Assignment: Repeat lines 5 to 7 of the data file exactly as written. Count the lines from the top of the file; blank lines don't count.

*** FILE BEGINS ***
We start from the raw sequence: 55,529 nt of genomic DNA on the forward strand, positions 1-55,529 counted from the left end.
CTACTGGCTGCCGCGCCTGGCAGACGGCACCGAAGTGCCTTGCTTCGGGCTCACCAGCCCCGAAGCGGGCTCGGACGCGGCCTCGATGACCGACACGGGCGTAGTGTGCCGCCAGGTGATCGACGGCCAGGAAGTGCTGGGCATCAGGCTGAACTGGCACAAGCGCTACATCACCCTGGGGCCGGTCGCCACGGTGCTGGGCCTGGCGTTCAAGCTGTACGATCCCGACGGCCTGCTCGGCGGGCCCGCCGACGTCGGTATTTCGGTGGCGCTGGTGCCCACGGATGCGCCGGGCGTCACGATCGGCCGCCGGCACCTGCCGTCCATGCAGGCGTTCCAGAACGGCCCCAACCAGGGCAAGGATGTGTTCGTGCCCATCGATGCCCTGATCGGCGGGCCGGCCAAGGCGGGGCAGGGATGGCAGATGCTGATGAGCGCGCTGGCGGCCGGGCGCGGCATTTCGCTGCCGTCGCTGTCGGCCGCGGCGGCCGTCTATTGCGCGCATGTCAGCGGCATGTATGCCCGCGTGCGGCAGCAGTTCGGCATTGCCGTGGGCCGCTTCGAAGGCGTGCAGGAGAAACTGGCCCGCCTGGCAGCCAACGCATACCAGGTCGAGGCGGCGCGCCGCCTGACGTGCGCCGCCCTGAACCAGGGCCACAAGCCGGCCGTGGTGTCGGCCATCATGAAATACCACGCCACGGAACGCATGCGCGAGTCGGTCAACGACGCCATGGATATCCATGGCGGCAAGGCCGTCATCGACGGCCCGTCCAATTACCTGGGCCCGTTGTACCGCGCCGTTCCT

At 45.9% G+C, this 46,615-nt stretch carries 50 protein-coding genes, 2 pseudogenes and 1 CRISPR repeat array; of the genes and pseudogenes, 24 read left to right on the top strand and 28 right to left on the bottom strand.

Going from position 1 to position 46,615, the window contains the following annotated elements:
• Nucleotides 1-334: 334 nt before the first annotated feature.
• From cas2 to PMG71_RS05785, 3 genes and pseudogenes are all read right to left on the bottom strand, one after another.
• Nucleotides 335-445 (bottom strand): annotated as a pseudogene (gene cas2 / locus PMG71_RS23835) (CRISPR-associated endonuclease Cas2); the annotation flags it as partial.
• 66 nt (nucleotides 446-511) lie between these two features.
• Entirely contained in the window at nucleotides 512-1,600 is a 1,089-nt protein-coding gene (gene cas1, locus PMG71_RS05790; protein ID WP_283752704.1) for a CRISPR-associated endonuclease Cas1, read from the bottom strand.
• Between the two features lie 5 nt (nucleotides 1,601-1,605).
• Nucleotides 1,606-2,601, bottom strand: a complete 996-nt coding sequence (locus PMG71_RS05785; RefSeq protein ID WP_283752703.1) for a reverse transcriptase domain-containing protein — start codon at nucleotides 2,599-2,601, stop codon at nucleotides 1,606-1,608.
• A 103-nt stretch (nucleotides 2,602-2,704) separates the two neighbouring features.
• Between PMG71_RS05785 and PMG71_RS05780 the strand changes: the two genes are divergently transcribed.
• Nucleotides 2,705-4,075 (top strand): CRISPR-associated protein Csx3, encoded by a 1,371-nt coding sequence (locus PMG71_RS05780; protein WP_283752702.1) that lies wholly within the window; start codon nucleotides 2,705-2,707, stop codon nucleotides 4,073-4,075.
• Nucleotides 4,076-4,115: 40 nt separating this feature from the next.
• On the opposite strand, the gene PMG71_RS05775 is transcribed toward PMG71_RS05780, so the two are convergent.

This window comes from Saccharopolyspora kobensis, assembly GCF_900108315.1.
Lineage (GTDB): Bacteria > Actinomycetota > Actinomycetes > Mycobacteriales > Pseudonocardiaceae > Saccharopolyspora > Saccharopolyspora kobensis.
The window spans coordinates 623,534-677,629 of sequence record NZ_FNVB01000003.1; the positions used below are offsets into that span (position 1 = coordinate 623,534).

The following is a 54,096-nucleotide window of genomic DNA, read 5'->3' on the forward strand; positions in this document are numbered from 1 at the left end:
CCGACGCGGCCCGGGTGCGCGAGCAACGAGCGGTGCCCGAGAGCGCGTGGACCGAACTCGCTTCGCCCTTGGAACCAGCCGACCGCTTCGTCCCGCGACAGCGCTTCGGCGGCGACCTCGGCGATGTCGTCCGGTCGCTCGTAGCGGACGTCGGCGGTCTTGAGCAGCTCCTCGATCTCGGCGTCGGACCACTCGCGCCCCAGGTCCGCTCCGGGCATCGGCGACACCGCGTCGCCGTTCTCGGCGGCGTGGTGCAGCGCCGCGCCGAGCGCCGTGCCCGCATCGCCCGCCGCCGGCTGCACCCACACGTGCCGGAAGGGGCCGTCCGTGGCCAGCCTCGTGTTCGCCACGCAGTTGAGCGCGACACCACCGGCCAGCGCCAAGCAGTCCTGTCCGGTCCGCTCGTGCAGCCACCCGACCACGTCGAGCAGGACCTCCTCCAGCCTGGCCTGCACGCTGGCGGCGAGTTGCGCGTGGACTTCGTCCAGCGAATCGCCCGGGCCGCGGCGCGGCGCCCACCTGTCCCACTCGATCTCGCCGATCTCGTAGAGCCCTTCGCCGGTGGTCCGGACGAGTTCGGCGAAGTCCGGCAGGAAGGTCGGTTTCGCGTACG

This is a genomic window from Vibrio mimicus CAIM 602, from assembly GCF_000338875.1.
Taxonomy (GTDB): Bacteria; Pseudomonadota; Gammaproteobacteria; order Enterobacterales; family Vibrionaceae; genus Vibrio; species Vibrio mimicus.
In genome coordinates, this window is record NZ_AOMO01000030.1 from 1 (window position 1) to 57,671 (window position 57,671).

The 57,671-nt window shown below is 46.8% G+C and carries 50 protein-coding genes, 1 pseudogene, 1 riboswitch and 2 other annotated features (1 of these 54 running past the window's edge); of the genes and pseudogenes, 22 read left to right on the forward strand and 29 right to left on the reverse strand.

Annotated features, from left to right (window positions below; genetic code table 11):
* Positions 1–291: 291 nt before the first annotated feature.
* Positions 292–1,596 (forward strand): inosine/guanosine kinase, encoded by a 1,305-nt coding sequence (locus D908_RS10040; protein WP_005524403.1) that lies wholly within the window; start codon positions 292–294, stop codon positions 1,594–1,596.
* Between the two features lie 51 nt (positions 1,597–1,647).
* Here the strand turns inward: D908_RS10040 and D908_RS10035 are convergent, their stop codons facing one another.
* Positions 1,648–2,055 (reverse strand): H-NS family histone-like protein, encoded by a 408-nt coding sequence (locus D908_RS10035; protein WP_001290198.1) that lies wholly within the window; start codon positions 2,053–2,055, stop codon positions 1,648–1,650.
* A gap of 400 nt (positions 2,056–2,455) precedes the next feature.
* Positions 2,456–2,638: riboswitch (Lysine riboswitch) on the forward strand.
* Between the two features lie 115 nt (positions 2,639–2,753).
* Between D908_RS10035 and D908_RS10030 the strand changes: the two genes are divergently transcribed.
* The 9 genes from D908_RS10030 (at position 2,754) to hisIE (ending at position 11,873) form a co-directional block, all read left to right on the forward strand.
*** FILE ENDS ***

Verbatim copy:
• Nucleotides 1-334: 334 nt before the first annotated feature.
• From cas2 to PMG71_RS05785, 3 genes and pseudogenes are all read right to left on the bottom strand, one after another.
• Nucleotides 335-445 (bottom strand): annotated as a pseudogene (gene cas2 / locus PMG71_RS23835) (CRISPR-associated endonuclease Cas2); the annotation flags it as partial.